BANGOR, Maine — When the University of Maine men’s basketball team makes its preseason debut in an exhibition game against Husson University on Saturday, it will unveil a new look.
Eight different players will don the Black Bears’ uniform in game action for the first time, along with two veterans who had their 2016-2017 season cut short by injury.
And the entirety of coach Bob Walsh’s club will employ new offensive and defensive strategies designed to help UMaine improve on last winter’s 7-25 record.
UMaine’s clash with a talented NCAA Division III team in Husson (3 p.m., Cross Insurance Center) that has won back-to-back North Atlantic Conference championships likely will represent an early check of UMaine’s ability not only to get to know its new basketball sets, but each other.
“I think they really go hand in hand,” said UMaine sophomore forward Andrew Fleming, the Oxford Hills of South Paris product who was named to the America East All-Rookie Team last winter after averaging 10.7 points and 6.5 rebounds for the Black Bears.
“We’ve been practicing for a few weeks, and just getting to know the guys and how they play has been a big thing. Off the court, a lot of guys stay with each other off campus and just being around the guys as much as we can really helps build that chemistry.”
Fleming figures to be one of the on-court leaders this winter along with 5-foot-11 guard Aaron Calixte, the former Lee Academy standout and fourth-year Black Bear who played in just five games last winter before being sidelined with a fractured foot.
“We do have a new offense and we do have a new defense so we do put a lot of time into that,” said Calixte. “But a lot of it is building relationships on and off the court with the new guys we have.”
Walsh and his staff believe the nature of the newcomers — including five junior college transfers as well as Dusan Majstorovic, a 6-5 guard who sat out last winter after transferring from LaSalle — will combine with returning veterans like Fleming, Calixte and 6-5 guard Ilker Er, who averaged 10.1 points in 11 games last winter before being sidelined with a knee injury, will provide the team a level of maturity it lacked last winter.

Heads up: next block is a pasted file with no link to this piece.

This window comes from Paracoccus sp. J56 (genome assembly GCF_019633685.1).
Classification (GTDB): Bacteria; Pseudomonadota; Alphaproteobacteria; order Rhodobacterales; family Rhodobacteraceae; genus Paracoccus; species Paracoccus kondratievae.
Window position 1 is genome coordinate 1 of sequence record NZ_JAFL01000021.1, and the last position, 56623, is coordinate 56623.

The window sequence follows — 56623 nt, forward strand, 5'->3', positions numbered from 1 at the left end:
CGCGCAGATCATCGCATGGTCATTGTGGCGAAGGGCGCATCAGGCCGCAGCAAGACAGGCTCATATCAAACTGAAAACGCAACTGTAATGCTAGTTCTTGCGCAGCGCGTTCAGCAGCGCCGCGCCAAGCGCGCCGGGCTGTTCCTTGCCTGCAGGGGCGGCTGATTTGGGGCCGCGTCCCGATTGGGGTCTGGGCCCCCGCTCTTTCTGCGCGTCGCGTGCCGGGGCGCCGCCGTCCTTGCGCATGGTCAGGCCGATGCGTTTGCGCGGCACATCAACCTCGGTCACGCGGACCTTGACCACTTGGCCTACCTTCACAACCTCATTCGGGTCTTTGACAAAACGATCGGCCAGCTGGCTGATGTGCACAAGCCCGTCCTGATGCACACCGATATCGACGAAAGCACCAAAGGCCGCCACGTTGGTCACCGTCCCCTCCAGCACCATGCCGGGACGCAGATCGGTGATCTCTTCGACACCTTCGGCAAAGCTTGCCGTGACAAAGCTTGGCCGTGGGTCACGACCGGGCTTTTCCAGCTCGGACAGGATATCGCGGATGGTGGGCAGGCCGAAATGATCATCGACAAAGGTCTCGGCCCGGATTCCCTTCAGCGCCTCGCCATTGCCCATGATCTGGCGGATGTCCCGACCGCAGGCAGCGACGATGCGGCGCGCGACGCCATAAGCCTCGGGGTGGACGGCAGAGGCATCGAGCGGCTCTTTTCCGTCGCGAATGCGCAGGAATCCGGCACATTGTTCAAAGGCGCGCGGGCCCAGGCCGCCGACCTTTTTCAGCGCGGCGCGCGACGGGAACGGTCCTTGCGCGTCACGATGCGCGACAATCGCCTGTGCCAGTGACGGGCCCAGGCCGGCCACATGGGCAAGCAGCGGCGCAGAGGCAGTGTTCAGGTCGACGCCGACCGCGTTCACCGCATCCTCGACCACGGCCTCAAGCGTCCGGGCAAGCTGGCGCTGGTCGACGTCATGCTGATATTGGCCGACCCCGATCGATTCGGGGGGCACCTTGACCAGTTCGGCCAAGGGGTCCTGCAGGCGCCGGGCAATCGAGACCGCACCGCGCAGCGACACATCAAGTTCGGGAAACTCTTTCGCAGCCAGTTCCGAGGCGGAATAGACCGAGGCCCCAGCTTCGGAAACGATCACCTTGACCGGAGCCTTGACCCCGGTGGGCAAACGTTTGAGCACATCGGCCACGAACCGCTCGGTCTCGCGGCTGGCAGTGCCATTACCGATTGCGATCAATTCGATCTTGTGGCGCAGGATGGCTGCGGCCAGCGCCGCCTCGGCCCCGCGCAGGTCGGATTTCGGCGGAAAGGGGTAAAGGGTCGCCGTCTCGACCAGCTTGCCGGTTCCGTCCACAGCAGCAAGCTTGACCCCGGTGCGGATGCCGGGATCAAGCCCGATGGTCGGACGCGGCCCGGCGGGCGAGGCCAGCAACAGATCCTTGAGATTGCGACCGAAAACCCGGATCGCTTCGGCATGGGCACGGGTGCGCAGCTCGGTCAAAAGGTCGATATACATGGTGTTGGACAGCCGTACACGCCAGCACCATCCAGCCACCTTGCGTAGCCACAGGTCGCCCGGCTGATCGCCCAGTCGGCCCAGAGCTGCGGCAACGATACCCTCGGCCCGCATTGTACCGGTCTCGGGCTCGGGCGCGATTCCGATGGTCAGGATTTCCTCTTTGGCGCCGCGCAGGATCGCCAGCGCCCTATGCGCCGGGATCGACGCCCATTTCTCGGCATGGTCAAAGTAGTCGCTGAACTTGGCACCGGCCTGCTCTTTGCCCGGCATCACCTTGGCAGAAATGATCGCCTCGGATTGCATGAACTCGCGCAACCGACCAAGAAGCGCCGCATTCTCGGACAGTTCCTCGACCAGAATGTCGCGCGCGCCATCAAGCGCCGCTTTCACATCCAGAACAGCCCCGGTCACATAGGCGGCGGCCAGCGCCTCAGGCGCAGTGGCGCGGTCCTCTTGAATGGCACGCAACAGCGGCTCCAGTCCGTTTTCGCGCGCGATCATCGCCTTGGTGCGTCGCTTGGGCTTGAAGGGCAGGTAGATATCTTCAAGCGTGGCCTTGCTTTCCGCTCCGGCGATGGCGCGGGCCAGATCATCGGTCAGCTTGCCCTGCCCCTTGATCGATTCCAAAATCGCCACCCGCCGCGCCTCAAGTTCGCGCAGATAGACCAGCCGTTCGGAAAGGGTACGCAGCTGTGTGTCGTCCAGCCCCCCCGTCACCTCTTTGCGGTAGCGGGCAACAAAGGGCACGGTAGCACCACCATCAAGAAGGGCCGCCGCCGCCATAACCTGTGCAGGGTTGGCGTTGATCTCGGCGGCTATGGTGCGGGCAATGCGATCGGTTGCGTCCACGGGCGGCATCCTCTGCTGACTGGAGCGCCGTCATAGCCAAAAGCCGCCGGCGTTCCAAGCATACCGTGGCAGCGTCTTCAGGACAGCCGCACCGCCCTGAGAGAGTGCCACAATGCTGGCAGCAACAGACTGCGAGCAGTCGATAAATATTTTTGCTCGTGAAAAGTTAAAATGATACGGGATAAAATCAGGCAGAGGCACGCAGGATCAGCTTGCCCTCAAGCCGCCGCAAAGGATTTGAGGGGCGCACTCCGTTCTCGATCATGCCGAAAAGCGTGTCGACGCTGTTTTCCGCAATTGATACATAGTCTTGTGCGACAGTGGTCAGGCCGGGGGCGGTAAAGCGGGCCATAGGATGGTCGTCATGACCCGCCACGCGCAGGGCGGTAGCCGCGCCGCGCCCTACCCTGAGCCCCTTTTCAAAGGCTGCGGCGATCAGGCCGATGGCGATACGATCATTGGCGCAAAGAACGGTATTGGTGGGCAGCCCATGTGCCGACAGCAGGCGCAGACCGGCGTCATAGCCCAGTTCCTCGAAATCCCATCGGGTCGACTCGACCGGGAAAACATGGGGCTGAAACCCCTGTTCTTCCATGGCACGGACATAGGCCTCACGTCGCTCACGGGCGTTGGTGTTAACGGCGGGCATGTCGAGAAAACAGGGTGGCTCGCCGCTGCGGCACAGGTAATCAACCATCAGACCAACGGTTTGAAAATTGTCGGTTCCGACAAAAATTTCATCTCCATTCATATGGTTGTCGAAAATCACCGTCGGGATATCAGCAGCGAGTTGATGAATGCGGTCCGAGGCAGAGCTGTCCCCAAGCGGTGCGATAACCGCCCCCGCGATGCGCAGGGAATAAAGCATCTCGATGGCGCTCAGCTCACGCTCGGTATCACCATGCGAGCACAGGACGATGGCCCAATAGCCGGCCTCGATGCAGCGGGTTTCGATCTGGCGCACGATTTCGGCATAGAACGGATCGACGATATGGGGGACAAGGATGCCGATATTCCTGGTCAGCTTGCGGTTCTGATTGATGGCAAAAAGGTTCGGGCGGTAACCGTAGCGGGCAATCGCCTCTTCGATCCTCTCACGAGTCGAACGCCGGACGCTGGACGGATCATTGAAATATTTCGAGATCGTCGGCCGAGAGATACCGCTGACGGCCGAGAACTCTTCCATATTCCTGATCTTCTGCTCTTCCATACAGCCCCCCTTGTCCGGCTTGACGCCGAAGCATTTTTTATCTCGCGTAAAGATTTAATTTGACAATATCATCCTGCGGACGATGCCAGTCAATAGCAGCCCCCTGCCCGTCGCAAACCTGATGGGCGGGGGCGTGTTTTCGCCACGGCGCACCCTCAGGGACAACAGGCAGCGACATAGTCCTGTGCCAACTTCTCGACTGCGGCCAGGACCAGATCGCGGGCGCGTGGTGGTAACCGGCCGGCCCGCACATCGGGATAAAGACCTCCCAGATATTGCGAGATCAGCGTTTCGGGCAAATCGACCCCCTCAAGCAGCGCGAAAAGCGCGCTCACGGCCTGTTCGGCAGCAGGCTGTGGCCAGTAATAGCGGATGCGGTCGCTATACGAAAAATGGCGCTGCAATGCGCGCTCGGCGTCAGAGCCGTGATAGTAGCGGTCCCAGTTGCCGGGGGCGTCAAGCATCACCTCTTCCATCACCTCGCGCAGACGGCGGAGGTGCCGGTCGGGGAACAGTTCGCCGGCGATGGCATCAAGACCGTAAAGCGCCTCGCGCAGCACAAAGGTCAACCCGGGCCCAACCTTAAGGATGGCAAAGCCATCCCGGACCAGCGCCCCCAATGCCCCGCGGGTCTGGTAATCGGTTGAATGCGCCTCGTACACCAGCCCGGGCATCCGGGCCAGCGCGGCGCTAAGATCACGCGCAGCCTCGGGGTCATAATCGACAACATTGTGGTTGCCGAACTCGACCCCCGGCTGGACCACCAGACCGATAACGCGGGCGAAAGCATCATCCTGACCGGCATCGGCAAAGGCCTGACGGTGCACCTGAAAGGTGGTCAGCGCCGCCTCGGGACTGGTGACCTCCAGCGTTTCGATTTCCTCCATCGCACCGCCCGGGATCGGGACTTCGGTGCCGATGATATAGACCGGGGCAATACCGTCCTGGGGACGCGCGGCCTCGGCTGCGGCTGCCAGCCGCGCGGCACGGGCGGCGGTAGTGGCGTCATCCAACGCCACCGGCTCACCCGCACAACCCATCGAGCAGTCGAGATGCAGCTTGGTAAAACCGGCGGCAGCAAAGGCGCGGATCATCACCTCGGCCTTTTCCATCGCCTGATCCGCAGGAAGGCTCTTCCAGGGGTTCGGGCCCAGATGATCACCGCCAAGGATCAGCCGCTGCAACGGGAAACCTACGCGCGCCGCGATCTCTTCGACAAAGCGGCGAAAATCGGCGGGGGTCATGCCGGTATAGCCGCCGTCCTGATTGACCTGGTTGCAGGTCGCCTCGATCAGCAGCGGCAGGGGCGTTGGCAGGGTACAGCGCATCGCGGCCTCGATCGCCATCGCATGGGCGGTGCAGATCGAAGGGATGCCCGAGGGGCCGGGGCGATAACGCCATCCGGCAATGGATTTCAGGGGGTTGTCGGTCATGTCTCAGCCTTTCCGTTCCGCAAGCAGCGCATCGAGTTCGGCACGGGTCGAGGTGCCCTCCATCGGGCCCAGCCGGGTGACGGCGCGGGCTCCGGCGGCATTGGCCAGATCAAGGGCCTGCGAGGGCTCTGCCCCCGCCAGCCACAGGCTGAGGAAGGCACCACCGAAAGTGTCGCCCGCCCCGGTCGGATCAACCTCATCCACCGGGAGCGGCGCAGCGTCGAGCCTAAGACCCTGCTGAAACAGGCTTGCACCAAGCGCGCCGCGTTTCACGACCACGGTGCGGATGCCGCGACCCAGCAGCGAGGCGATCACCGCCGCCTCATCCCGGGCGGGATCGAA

“You see it every day so you feel good about it,” said Walsh, now in his fourth year as UMaine’s head coach. “You can just tell there’s a response from these guys that is mature. They can handle criticism, they want to be coached and they compete for each other.
“But ultimately you don’t know until you go out and see it in games, so with a game like Husson we’ll start to see how we respond to all the new stuff we’re doing.”
UMaine lost an exhibition game to UMaine-Fort Kent last fall, and while the impact of that loss on the rest of the season is unknown, it turned out to be at least an omen of what was to come during a campaign that was injury-plagued from the start and ended in the America East basement.
Getting off to a more optimistic opening this year in exhibition games against Husson and then Saint Joseph’s College of Standish at Memorial Gymnasium in Orono on Nov. 5, represents the sought-after first step in building a better foundation for the 2017-2018 campaign that formally commences Nov. 10 at Boston College in the first round of the Hall of Fame Tipoff Tournament.
“Everyone’s on board and focused toward the goal of getting to the point where we can win a championship in America East,” said Fleming. “I think we’re on a great path to do that. We just have to keep working every day and keep competing.”
Husson, which finished 21-7 a year ago and qualified for the NCAA Division III tournament, returns a significant veteran nucleus. The Eagles are led by one of the nation’s top scorers last season in senior guard Raheem Anderson (26.3 ppg), and coach Warren Caruso and his staff also have brought in a highly anticipated recruiting class.
As for UMaine, Walsh is looking during the exhibition season for players from among both his veterans and newcomers capable of leading his struggling program toward upward mobility once America East play arrives in January.
“You look to see who shows up with confidence, who has that natural presence out here when the lights are on and the fans are here and feels really comfortable adjusting and making plays,” he said. “Those are the guys, it seems to me, that you feel you can really count on.
“And then it’s a lot of the stuff we talk about every day, just the way we compete, the way we play for each other, the unselfish nature with the basketball. Really it’s a presence and a confidence that says a player can be really good for us.”
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